Eliminate the abuse factor
When the Chico City Council gave final approval to the so-called “disorderly events” ordinance, we opined that “this addition to the municipal code takes too big a bite out of the First Amendment.” As such, we predicted, “someone will challenge the ordinance in court, and the court will strike it down.”
Turns out, Chicoans might not need to wait for a judge’s ruling—or an annual review, or even the referendum circulated by Chico Citizens for Civil Rights.
Councilmembers have privately and individually bandied about the idea of revising the ordinance so as not to impinge on the freedom of peaceable assembly. Scott Gruendl, who cast the lone dissenting vote because he wanted the wording changed, would favor this reconsideration. Both Ann Schwab and Tom Nickell said they would, too, if the referendum has ample support (i.e., gains enough signatures by the Dec. 5 deadline).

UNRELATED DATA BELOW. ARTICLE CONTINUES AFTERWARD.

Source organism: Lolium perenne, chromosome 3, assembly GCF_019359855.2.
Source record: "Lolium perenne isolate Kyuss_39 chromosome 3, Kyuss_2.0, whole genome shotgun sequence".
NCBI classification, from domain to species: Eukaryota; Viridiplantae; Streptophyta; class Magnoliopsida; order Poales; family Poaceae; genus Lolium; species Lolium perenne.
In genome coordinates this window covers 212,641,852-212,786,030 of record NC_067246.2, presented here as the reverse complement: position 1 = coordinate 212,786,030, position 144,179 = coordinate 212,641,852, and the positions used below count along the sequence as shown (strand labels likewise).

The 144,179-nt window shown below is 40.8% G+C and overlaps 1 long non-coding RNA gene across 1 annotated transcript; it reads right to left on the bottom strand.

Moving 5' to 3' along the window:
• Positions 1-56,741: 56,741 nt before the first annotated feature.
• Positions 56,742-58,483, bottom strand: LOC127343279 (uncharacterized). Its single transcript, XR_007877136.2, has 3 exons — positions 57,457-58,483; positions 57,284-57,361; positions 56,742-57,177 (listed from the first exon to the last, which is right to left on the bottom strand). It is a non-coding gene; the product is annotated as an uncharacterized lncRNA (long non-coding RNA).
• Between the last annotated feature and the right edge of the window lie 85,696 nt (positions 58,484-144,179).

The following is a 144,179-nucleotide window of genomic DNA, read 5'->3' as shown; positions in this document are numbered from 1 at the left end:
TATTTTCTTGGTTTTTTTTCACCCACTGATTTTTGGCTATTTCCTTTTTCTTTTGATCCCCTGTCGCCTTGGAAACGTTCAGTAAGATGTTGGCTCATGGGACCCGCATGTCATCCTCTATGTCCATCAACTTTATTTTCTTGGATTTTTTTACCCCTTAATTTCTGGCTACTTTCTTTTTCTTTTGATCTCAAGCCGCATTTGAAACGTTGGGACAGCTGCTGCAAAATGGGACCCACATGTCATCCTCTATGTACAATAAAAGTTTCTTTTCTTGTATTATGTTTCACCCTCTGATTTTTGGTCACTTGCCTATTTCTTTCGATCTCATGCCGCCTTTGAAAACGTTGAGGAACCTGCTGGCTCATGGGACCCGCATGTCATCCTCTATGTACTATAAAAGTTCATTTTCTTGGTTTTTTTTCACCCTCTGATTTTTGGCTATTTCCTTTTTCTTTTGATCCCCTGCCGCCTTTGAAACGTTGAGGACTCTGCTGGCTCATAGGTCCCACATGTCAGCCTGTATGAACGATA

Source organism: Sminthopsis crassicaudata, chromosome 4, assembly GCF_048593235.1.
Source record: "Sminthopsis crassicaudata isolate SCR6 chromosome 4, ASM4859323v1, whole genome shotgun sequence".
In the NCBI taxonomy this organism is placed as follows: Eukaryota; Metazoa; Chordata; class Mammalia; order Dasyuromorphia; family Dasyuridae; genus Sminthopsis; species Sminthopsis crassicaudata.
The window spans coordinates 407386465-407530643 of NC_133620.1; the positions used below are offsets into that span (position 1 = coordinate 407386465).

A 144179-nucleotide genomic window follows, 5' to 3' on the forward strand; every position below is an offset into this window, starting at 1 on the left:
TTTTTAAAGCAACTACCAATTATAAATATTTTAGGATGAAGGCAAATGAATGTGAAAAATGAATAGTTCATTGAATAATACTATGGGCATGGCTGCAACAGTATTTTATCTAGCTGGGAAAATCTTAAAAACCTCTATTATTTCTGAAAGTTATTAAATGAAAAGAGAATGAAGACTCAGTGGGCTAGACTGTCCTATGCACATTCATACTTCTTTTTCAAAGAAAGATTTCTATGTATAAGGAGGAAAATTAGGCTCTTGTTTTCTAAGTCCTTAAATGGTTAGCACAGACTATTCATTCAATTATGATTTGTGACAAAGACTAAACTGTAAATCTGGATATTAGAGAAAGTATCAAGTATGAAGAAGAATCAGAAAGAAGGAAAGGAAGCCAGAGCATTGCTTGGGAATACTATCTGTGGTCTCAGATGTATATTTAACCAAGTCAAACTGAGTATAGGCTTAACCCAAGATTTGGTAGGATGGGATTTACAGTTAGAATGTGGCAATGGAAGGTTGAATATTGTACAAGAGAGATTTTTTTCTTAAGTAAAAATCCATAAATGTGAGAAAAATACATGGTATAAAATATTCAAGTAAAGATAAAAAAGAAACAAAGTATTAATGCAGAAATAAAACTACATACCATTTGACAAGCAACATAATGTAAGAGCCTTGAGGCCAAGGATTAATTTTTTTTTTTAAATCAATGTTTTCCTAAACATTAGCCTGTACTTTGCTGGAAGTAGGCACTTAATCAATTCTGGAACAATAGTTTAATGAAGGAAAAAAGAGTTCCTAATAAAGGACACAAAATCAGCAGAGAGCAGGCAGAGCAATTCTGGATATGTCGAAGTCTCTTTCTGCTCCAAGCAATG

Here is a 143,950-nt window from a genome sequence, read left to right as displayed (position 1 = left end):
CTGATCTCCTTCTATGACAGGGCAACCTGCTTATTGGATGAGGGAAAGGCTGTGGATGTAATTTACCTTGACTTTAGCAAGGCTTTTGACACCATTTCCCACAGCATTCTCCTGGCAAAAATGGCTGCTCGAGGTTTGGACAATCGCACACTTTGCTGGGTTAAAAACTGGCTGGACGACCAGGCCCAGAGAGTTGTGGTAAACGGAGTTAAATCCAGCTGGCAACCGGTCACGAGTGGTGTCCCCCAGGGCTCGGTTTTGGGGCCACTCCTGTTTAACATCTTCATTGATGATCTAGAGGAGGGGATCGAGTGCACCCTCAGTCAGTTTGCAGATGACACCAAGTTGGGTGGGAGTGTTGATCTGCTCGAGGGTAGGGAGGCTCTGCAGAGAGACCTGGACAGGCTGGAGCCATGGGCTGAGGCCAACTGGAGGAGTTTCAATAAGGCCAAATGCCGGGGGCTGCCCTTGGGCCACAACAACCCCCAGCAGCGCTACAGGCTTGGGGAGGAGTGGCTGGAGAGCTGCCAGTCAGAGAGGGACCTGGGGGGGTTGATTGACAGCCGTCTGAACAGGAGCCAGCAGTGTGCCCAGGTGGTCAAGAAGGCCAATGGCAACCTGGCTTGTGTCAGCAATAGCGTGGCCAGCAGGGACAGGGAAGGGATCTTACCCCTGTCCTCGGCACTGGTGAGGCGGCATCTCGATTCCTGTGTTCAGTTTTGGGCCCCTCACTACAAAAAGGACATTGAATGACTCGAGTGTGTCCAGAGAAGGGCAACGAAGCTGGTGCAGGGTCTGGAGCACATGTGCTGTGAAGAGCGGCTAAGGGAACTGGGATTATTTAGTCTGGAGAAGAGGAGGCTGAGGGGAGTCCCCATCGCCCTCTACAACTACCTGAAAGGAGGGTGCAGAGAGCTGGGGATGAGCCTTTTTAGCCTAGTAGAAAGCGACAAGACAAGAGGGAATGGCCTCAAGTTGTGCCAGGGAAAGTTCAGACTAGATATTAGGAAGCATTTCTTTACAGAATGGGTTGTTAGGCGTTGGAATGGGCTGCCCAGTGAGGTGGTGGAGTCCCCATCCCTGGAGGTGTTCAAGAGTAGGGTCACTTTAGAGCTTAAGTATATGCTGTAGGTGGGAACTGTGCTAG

Obviously, we encourage them to do this soon—and do more than remove weddings, funerals and marches from the list.
We appreciate Nickell’s assurance that, “as a cop, I’d be the first to pull it off [the books] if there was any abuse.” But why create a situation that allows abuse in the first place? We hope the council will lessen the potential for abuse simply by making citations, rather than circumstantial evidence, the requirement for breaking up a party.
Truth be told, Chico police drafted the ordinance as a party-control measure. The other events got included only so students wouldn’t feel singled out. Shaving away the pretense will satisfy some opponents, but as long as the ordinance remains a blunt instrument, Chicoans will object to its being wielded.